Boston Mayor Marty Walsh, Police Commissioner William Evans, city officials and the Boston Athletic Association held a Thursday morning news conference to discuss public safety measures at this year's Boston Marathon.
Boston Police Commissioner William Evans stressed there has been much training and coordination leading up this year's Boston Marathon.
"We don't want to get complacent after what happened five years ago and that's something we continually stress," Evans said.
Evans said he's spoken to the FBI and there is no known credible threat to this year's marathon on April 16, which comes five years after two bombs planted near the finish line killed three spectators and wounded more than 260 others.
Evans said there will be a heavy law enforcement presence and multiple checkpoints for spectators along the perimeter of the marathon course.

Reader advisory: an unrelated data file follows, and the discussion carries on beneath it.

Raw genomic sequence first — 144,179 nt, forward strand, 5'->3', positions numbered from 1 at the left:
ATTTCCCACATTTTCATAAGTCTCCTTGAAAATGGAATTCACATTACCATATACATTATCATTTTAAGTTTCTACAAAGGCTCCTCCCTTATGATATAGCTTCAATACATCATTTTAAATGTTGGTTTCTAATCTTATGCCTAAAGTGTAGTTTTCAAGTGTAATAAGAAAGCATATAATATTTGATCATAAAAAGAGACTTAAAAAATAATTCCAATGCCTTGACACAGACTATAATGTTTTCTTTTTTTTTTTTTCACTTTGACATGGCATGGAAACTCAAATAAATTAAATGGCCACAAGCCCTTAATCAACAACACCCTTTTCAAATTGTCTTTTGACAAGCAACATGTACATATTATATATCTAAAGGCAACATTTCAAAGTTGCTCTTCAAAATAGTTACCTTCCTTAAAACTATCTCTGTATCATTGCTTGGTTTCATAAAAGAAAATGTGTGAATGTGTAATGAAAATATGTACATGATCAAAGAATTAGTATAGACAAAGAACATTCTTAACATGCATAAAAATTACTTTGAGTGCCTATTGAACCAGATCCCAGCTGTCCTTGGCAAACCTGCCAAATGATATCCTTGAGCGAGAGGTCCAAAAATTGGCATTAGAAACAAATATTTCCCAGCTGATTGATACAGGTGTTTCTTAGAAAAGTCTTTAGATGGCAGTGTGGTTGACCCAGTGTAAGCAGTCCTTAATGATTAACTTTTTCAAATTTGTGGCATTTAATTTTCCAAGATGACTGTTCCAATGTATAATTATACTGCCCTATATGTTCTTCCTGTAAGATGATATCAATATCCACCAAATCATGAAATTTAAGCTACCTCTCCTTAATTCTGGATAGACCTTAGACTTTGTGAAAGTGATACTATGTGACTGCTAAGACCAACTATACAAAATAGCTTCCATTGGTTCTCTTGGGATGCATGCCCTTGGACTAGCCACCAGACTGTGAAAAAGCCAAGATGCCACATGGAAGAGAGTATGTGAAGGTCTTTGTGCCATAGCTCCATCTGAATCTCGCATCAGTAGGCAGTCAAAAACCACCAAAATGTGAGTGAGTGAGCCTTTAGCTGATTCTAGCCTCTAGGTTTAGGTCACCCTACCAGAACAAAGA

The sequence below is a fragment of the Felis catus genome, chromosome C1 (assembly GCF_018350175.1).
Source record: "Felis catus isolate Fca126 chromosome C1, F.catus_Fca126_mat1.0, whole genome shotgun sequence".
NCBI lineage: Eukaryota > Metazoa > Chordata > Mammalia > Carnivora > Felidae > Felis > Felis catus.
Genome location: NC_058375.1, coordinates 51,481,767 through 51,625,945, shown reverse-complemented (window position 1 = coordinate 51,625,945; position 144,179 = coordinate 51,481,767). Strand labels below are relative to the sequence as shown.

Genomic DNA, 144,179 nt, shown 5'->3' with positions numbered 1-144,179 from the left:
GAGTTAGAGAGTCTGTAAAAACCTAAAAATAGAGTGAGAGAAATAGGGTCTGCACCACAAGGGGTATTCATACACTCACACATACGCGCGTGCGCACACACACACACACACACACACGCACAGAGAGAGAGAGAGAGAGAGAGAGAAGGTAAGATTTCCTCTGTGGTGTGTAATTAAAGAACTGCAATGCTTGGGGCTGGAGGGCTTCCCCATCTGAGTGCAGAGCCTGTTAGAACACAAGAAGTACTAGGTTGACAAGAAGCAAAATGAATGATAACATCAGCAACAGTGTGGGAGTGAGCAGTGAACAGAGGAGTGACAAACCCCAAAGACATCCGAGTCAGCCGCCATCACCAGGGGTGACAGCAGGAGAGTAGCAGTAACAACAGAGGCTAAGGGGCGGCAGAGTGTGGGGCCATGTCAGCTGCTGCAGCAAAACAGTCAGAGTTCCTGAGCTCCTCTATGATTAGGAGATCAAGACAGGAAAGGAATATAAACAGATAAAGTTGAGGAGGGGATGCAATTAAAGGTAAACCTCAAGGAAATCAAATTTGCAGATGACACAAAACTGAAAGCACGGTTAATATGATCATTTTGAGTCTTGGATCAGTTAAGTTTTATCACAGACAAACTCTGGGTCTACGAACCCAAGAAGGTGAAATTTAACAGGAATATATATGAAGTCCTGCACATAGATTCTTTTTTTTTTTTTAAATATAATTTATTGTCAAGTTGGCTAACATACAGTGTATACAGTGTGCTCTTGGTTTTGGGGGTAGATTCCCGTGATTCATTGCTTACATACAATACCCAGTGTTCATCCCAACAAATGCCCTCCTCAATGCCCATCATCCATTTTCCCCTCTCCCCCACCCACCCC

"There will be observation teams up on the roofs. There will be SWAT assets, there will be bomb-sniffing dogs, as well as hazmat Boston police officers working closely with the fire department."
Walsh encouraged spectators not to bring bags or backpacks and to take public transportation.
"We're asking everyone to please cooperate to allow this race to go smoothly and allow this experience to go smoothly," Walsh said. "If you're in a checkpoint and there's a long line, please be patient."
There will be an array of street closings and parking bans throughout the weekend as well as Monday, and Walsh encouraged people to check Boston.gov for details.
Security will be tight along the 26.2-mile course, with up to 8,000 public safety personnel along the route, bomb-sniffing dogs, and aircraft equipped with technology to detect a radiological "dirty" bomb.
Three tethered drones will also be monitoring the course.